Why Campbell’s Over Progresso?

I question soup brands. Why? Well, because it’s finally starting to feel like fall and soup brands are bound to love this time of year. They can go from minimal advertising, perhaps reminding us how good their broth is in casseroles, to drawing our attention in every possible way to its warm goodness.

But the question can be posed for brands of any product. Why Secret over Degree? Why Tide over All? Why Jimmy Choo over Cole Hahn? Why do we choose one brand over another?

Age of the Internet

eMarketer.com recently featured an article to shed some light on this age-old question in the Age of Aquarius Internet. The study conducted by Harbinger focused on female Internet users over 18 years old in North America. In this demographic, 92% reported that they share information about products through word-of-mouth: getting advice from friends and family.

The survey aimed to look at habits beyond word-of-mouth and surveyed the demographic on what motivates them to seek and share product information on the Internet. They found 32% are likely to share information on a website and 27% are likely to share information on a social networking site. These percentages seem low compared to the staggering 92% still using word-of-mouth, but the numbers are still significant and growing.

Surfing Food and Bevs

The article from eMarketer.com highlighted the results from two product categories, Food and Beverage and Appliances. Since I’ve got soup on the brain, I’ll share the results from the Food and Beverage category.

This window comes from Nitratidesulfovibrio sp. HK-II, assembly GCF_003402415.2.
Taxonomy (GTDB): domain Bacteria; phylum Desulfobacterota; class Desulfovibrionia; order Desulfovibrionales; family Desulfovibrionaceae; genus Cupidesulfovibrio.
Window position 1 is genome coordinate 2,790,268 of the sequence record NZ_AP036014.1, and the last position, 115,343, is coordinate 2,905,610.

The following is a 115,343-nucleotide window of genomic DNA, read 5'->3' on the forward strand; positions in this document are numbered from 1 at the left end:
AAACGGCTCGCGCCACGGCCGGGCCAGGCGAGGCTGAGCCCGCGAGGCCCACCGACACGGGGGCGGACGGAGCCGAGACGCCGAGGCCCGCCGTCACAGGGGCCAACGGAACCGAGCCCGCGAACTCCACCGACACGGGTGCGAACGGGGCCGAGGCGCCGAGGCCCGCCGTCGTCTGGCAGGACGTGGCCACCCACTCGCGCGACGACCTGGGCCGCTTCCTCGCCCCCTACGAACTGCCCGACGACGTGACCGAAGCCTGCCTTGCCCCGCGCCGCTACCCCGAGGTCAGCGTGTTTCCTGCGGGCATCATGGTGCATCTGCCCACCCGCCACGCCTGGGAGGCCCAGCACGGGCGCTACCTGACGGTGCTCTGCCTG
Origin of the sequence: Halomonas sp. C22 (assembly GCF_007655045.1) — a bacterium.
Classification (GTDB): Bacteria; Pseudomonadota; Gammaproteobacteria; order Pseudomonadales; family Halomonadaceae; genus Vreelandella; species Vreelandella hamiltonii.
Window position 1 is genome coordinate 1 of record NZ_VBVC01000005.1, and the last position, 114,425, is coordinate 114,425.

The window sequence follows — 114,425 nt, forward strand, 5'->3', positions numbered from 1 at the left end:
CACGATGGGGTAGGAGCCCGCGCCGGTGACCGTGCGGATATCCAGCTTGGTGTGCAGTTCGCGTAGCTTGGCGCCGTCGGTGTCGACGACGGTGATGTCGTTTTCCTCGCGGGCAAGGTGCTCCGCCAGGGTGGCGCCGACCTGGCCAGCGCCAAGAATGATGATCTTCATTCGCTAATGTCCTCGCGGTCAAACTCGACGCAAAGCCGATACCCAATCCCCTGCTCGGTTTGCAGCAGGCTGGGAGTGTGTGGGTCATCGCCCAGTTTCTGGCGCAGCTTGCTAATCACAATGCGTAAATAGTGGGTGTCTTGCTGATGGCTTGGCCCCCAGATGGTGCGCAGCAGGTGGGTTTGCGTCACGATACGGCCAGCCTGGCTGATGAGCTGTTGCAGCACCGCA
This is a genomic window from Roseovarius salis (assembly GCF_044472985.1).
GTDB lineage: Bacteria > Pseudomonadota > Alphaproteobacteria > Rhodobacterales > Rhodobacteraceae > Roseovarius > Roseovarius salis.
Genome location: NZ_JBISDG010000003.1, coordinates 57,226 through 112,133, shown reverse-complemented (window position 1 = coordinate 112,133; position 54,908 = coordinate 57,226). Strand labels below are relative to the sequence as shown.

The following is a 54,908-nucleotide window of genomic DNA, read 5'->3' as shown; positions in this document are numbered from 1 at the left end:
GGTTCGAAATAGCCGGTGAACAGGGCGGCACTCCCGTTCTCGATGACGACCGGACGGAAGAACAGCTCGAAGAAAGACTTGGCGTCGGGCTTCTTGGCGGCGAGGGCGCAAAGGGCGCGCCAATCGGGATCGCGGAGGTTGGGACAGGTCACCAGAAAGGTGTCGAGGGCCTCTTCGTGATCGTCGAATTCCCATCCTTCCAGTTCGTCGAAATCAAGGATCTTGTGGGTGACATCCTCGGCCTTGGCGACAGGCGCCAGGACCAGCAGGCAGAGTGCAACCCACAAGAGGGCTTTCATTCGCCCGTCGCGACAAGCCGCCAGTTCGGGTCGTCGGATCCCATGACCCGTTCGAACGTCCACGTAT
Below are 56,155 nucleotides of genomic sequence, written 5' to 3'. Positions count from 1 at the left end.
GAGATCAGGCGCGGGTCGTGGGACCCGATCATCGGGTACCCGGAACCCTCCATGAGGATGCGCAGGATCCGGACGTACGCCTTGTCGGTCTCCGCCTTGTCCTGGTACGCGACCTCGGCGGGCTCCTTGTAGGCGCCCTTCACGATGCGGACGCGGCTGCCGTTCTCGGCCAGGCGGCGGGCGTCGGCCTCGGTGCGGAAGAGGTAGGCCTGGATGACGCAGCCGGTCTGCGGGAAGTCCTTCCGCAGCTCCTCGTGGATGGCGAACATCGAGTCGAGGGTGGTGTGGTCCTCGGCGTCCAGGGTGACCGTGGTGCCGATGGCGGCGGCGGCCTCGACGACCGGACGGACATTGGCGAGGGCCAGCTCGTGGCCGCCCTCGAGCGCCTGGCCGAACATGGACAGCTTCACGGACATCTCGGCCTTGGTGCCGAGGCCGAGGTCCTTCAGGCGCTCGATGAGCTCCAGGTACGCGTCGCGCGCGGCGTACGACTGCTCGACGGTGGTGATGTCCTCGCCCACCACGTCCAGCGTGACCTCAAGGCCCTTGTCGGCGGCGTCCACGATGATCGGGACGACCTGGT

Participants reported fairly consistently (25%-32%) in the top five reasons for seeking information about food and beverages on the Internet. I don’t think this data is surprising; individuals are motivated by different factors and multiple factors. I do think it’s interesting to compare what “seekers” seek to what they are more likely to find from sharers. While 25% are seeking “to get opinions or references from other consumers,” 36% are sharing in order “to help others make smart purchases.”

The survey found that over two-thirds of the participants reported being likely to share information on food and beverages. The main reason? Experiences. Offline experiences are the driving force behind women sharing food and beverage information on the Internet. Results showed that 58% would share information about a good experience and 46% would share information about a bad experience. If a female Internet user shares information on the Internet about food and beverage, it’s likely because she had a good (or bad) experience with Campbell’s (or Progresso).

Facing the Web

Despite the popularity of “mommy blogs,” social networking sites and online product reviews, at the end of the day, females are still sharing information the old-fashioned way, face-to-face with friends and family. Blogs, social networking sites and websites are a powerful way for female Internet users to share and seek information. I think the Internet is a resource females will increasingly use and build to determine what product to purchase and influence what brand to choose.

Seek and Share

What motivates you to choose one brand over the other? Do you seek or share product information on the Internet? Share what motivates you to seek and share with a comment below!

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